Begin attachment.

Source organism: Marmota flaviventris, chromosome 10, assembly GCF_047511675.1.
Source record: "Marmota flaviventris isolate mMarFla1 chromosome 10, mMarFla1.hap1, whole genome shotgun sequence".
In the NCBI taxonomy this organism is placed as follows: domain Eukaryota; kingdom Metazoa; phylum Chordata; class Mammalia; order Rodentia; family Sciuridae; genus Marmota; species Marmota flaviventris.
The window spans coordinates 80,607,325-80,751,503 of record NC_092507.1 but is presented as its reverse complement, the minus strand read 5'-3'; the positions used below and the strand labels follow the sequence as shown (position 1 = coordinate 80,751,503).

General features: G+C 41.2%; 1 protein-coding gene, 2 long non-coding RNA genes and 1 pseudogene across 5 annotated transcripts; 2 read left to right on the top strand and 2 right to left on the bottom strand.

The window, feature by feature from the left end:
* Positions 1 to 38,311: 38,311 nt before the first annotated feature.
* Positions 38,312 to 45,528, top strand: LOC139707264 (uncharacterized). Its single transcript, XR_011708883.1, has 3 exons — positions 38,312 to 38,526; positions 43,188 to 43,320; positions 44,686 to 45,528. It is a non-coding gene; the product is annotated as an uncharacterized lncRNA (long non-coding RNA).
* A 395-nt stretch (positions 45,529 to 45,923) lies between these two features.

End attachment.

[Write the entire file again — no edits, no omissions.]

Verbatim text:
Source organism: Marmota flaviventris, chromosome 10, assembly GCF_047511675.1.
Source record: "Marmota flaviventris isolate mMarFla1 chromosome 10, mMarFla1.hap1, whole genome shotgun sequence".
In the NCBI taxonomy this organism is placed as follows: domain Eukaryota; kingdom Metazoa; phylum Chordata; class Mammalia; order Rodentia; family Sciuridae; genus Marmota; species Marmota flaviventris.
The window spans coordinates 80,607,325-80,751,503 of record NC_092507.1 but is presented as its reverse complement, the minus strand read 5'-3'; the positions used below and the strand labels follow the sequence as shown (position 1 = coordinate 80,751,503).

General features: G+C 41.2%; 1 protein-coding gene, 2 long non-coding RNA genes and 1 pseudogene across 5 annotated transcripts; 2 read left to right on the top strand and 2 right to left on the bottom strand.

The window, feature by feature from the left end:
* Positions 1 to 38,311: 38,311 nt before the first annotated feature.
* Positions 38,312 to 45,528, top strand: LOC139707264 (uncharacterized). Its single transcript, XR_011708883.1, has 3 exons — positions 38,312 to 38,526; positions 43,188 to 43,320; positions 44,686 to 45,528. It is a non-coding gene; the product is annotated as an uncharacterized lncRNA (long non-coding RNA).
* A 395-nt stretch (positions 45,529 to 45,923) lies between these two features.